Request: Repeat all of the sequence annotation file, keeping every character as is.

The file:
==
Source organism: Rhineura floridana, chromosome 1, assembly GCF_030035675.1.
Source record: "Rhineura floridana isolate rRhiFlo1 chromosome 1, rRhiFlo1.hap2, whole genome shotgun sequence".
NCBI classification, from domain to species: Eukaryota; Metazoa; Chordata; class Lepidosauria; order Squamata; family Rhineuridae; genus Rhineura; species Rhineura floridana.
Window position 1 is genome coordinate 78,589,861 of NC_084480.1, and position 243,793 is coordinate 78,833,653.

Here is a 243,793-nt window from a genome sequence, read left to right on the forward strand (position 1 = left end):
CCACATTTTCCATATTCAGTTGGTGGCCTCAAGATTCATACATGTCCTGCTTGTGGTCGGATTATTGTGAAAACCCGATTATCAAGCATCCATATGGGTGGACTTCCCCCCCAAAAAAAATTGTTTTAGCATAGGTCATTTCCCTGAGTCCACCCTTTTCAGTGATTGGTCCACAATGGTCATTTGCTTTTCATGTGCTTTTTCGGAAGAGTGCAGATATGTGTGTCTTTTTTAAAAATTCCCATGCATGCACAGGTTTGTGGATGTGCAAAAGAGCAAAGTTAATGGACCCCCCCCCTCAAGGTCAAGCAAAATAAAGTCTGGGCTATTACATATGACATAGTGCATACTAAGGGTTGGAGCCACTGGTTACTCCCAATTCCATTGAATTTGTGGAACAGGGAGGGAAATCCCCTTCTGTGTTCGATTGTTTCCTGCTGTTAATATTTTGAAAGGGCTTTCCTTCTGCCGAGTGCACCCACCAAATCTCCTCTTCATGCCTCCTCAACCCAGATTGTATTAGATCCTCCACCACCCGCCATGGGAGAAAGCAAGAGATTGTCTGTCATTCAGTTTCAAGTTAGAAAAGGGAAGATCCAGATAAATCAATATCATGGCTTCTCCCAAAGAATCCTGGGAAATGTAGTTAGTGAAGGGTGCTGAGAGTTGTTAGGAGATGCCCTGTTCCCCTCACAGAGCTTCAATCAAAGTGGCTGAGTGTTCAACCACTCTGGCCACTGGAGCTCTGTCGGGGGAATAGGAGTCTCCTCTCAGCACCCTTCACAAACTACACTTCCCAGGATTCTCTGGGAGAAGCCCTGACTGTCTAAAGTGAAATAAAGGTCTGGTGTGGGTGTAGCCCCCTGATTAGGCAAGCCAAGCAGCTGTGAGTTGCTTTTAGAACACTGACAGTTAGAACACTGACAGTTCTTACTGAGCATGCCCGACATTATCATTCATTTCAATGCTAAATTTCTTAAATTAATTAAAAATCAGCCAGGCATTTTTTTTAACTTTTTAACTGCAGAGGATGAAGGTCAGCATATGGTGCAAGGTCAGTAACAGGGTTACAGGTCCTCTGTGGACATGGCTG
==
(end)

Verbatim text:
Source organism: Rhineura floridana, chromosome 1, assembly GCF_030035675.1.
Source record: "Rhineura floridana isolate rRhiFlo1 chromosome 1, rRhiFlo1.hap2, whole genome shotgun sequence".
NCBI classification, from domain to species: Eukaryota; Metazoa; Chordata; class Lepidosauria; order Squamata; family Rhineuridae; genus Rhineura; species Rhineura floridana.
Window position 1 is genome coordinate 78,589,861 of NC_084480.1, and position 243,793 is coordinate 78,833,653.

Here is a 243,793-nt window from a genome sequence, read left to right on the forward strand (position 1 = left end):
CCACATTTTCCATATTCAGTTGGTGGCCTCAAGATTCATACATGTCCTGCTTGTGGTCGGATTATTGTGAAAACCCGATTATCAAGCATCCATATGGGTGGACTTCCCCCCCAAAAAAAATTGTTTTAGCATAGGTCATTTCCCTGAGTCCACCCTTTTCAGTGATTGGTCCACAATGGTCATTTGCTTTTCATGTGCTTTTTCGGAAGAGTGCAGATATGTGTGTCTTTTTTAAAAATTCCCATGCATGCACAGGTTTGTGGATGTGCAAAAGAGCAAAGTTAATGGACCCCCCCCCTCAAGGTCAAGCAAAATAAAGTCTGGGCTATTACATATGACATAGTGCATACTAAGGGTTGGAGCCACTGGTTACTCCCAATTCCATTGAATTTGTGGAACAGGGAGGGAAATCCCCTTCTGTGTTCGATTGTTTCCTGCTGTTAATATTTTGAAAGGGCTTTCCTTCTGCCGAGTGCACCCACCAAATCTCCTCTTCATGCCTCCTCAACCCAGATTGTATTAGATCCTCCACCACCCGCCATGGGAGAAAGCAAGAGATTGTCTGTCATTCAGTTTCAAGTTAGAAAAGGGAAGATCCAGATAAATCAATATCATGGCTTCTCCCAAAGAATCCTGGGAAATGTAGTTAGTGAAGGGTGCTGAGAGTTGTTAGGAGATGCCCTGTTCCCCTCACAGAGCTTCAATCAAAGTGGCTGAGTGTTCAACCACTCTGGCCACTGGAGCTCTGTCGGGGGAATAGGAGTCTCCTCTCAGCACCCTTCACAAACTACACTTCCCAGGATTCTCTGGGAGAAGCCCTGACTGTCTAAAGTGAAATAAAGGTCTGGTGTGGGTGTAGCCCCCTGATTAGGCAAGCCAAGCAGCTGTGAGTTGCTTTTAGAACACTGACAGTTAGAACACTGACAGTTCTTACTGAGCATGCCCGACATTATCATTCATTTCAATGCTAAATTTCTTAAATTAATTAAAAATCAGCCAGGCATTTTTTTTAACTTTTTAACTGCAGAGGATGAAGGTCAGCATATGGTGCAAGGTCAGTAACAGGGTTACAGGTCCTCTGTGGACATGGCTG